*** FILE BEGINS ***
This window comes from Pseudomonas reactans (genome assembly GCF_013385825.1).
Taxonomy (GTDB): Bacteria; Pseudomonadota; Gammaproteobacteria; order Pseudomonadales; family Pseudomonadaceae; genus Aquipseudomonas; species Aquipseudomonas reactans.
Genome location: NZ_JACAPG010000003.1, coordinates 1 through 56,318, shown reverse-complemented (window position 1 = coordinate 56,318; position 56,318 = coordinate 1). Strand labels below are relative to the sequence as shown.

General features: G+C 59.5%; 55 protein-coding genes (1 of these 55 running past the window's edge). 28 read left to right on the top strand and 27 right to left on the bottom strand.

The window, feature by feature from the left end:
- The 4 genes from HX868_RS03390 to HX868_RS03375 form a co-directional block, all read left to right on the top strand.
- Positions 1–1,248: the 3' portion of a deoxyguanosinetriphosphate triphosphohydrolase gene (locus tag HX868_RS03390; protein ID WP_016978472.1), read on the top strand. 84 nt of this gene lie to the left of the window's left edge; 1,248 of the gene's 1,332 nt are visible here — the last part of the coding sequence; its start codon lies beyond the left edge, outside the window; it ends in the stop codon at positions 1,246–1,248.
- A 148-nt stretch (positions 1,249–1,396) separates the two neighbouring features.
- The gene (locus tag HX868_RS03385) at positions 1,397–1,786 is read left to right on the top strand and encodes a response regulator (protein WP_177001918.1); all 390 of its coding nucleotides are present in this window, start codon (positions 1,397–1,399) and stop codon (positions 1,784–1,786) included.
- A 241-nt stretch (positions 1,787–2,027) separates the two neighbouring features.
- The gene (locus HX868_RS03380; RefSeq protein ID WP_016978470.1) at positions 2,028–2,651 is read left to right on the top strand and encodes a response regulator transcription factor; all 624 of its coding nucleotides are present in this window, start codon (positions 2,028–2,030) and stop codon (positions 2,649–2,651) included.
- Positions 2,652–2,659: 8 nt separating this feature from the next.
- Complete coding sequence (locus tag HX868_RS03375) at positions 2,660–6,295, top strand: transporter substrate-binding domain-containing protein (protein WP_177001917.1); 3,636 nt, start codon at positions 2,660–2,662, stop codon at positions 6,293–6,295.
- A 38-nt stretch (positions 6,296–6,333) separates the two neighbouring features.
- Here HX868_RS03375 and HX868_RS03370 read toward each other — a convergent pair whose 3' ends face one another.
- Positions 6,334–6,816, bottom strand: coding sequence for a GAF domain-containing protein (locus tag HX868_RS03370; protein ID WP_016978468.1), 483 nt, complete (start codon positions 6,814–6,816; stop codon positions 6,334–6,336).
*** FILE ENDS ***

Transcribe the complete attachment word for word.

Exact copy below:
This window comes from Pseudomonas reactans (genome assembly GCF_013385825.1).
Taxonomy (GTDB): Bacteria; Pseudomonadota; Gammaproteobacteria; order Pseudomonadales; family Pseudomonadaceae; genus Aquipseudomonas; species Aquipseudomonas reactans.
Genome location: NZ_JACAPG010000003.1, coordinates 1 through 56,318, shown reverse-complemented (window position 1 = coordinate 56,318; position 56,318 = coordinate 1). Strand labels below are relative to the sequence as shown.

General features: G+C 59.5%; 55 protein-coding genes (1 of these 55 running past the window's edge). 28 read left to right on the top strand and 27 right to left on the bottom strand.

The window, feature by feature from the left end:
- The 4 genes from HX868_RS03390 to HX868_RS03375 form a co-directional block, all read left to right on the top strand.
- Positions 1–1,248: the 3' portion of a deoxyguanosinetriphosphate triphosphohydrolase gene (locus tag HX868_RS03390; protein ID WP_016978472.1), read on the top strand. 84 nt of this gene lie to the left of the window's left edge; 1,248 of the gene's 1,332 nt are visible here — the last part of the coding sequence; its start codon lies beyond the left edge, outside the window; it ends in the stop codon at positions 1,246–1,248.
- A 148-nt stretch (positions 1,249–1,396) separates the two neighbouring features.
- The gene (locus tag HX868_RS03385) at positions 1,397–1,786 is read left to right on the top strand and encodes a response regulator (protein WP_177001918.1); all 390 of its coding nucleotides are present in this window, start codon (positions 1,397–1,399) and stop codon (positions 1,784–1,786) included.
- A 241-nt stretch (positions 1,787–2,027) separates the two neighbouring features.
- The gene (locus HX868_RS03380; RefSeq protein ID WP_016978470.1) at positions 2,028–2,651 is read left to right on the top strand and encodes a response regulator transcription factor; all 624 of its coding nucleotides are present in this window, start codon (positions 2,028–2,030) and stop codon (positions 2,649–2,651) included.
- Positions 2,652–2,659: 8 nt separating this feature from the next.
- Complete coding sequence (locus tag HX868_RS03375) at positions 2,660–6,295, top strand: transporter substrate-binding domain-containing protein (protein WP_177001917.1); 3,636 nt, start codon at positions 2,660–2,662, stop codon at positions 6,293–6,295.
- A 38-nt stretch (positions 6,296–6,333) separates the two neighbouring features.
- Here HX868_RS03375 and HX868_RS03370 read toward each other — a convergent pair whose 3' ends face one another.
- Positions 6,334–6,816, bottom strand: coding sequence for a GAF domain-containing protein (locus tag HX868_RS03370; protein ID WP_016978468.1), 483 nt, complete (start codon positions 6,814–6,816; stop codon positions 6,334–6,336).